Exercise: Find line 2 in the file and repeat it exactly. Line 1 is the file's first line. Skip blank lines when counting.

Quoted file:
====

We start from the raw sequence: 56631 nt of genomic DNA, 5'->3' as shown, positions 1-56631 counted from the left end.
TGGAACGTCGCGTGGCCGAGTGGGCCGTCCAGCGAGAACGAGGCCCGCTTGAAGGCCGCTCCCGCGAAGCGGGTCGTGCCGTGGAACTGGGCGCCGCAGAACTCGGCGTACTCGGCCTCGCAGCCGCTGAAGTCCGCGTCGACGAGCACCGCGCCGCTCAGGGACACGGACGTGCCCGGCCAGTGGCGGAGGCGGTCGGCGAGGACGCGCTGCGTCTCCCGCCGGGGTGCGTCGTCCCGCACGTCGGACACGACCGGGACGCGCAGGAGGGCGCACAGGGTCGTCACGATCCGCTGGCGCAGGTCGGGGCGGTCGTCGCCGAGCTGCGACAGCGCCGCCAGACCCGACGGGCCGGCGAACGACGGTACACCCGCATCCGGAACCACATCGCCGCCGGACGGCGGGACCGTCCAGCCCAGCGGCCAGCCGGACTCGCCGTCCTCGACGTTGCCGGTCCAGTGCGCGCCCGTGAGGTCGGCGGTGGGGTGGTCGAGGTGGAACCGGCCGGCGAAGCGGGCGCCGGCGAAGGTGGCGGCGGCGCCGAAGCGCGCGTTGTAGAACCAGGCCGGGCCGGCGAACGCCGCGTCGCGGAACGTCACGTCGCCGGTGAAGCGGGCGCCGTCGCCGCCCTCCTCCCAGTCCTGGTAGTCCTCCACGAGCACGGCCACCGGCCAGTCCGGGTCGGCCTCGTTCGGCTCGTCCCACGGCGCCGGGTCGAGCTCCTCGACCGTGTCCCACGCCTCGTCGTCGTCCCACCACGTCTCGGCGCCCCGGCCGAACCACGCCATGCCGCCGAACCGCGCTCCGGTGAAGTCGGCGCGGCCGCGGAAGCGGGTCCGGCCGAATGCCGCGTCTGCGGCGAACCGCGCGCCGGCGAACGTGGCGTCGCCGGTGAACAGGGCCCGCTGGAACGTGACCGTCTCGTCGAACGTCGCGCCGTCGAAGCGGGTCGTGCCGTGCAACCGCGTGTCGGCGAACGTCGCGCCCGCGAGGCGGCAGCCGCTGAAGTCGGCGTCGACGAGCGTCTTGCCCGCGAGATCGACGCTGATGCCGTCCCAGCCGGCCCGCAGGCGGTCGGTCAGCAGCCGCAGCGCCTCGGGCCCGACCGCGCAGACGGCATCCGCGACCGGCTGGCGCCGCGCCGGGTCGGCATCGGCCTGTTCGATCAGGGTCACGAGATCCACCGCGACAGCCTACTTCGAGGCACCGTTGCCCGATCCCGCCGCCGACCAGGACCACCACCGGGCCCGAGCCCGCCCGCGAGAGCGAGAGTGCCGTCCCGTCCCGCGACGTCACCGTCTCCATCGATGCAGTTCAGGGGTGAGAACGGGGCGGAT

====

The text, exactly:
TGGAACGTCGCGTGGCCGAGTGGGCCGTCCAGCGAGAACGAGGCCCGCTTGAAGGCCGCTCCCGCGAAGCGGGTCGTGCCGTGGAACTGGGCGCCGCAGAACTCGGCGTACTCGGCCTCGCAGCCGCTGAAGTCCGCGTCGACGAGCACCGCGCCGCTCAGGGACACGGACGTGCCCGGCCAGTGGCGGAGGCGGTCGGCGAGGACGCGCTGCGTCTCCCGCCGGGGTGCGTCGTCCCGCACGTCGGACACGACCGGGACGCGCAGGAGGGCGCACAGGGTCGTCACGATCCGCTGGCGCAGGTCGGGGCGGTCGTCGCCGAGCTGCGACAGCGCCGCCAGACCCGACGGGCCGGCGAACGACGGTACACCCGCATCCGGAACCACATCGCCGCCGGACGGCGGGACCGTCCAGCCCAGCGGCCAGCCGGACTCGCCGTCCTCGACGTTGCCGGTCCAGTGCGCGCCCGTGAGGTCGGCGGTGGGGTGGTCGAGGTGGAACCGGCCGGCGAAGCGGGCGCCGGCGAAGGTGGCGGCGGCGCCGAAGCGCGCGTTGTAGAACCAGGCCGGGCCGGCGAACGCCGCGTCGCGGAACGTCACGTCGCCGGTGAAGCGGGCGCCGTCGCCGCCCTCCTCCCAGTCCTGGTAGTCCTCCACGAGCACGGCCACCGGCCAGTCCGGGTCGGCCTCGTTCGGCTCGTCCCACGGCGCCGGGTCGAGCTCCTCGACCGTGTCCCACGCCTCGTCGTCGTCCCACCACGTCTCGGCGCCCCGGCCGAACCACGCCATGCCGCCGAACCGCGCTCCGGTGAAGTCGGCGCGGCCGCGGAAGCGGGTCCGGCCGAATGCCGCGTCTGCGGCGAACCGCGCGCCGGCGAACGTGGCGTCGCCGGTGAACAGGGCCCGCTGGAACGTGACCGTCTCGTCGAACGTCGCGCCGTCGAAGCGGGTCGTGCCGTGCAACCGCGTGTCGGCGAACGTCGCGCCCGCGAGGCGGCAGCCGCTGAAGTCGGCGTCGACGAGCGTCTTGCCCGCGAGATCGACGCTGATGCCGTCCCAGCCGGCCCGCAGGCGGTCGGTCAGCAGCCGCAGCGCCTCGGGCCCGACCGCGCAGACGGCATCCGCGACCGGCTGGCGCCGCGCCGGGTCGGCATCGGCCTGTTCGATCAGGGTCACGAGATCCACCGCGACAGCCTACTTCGAGGCACCGTTGCCCGATCCCGCCGCCGACCAGGACCACCACCGGGCCCGAGCCCGCCCGCGAGAGCGAGAGTGCCGTCCCGTCCCGCGACGTCACCGTCTCCATCGATGCAGTTCAGGGGTGAGAACGGGGCGGAT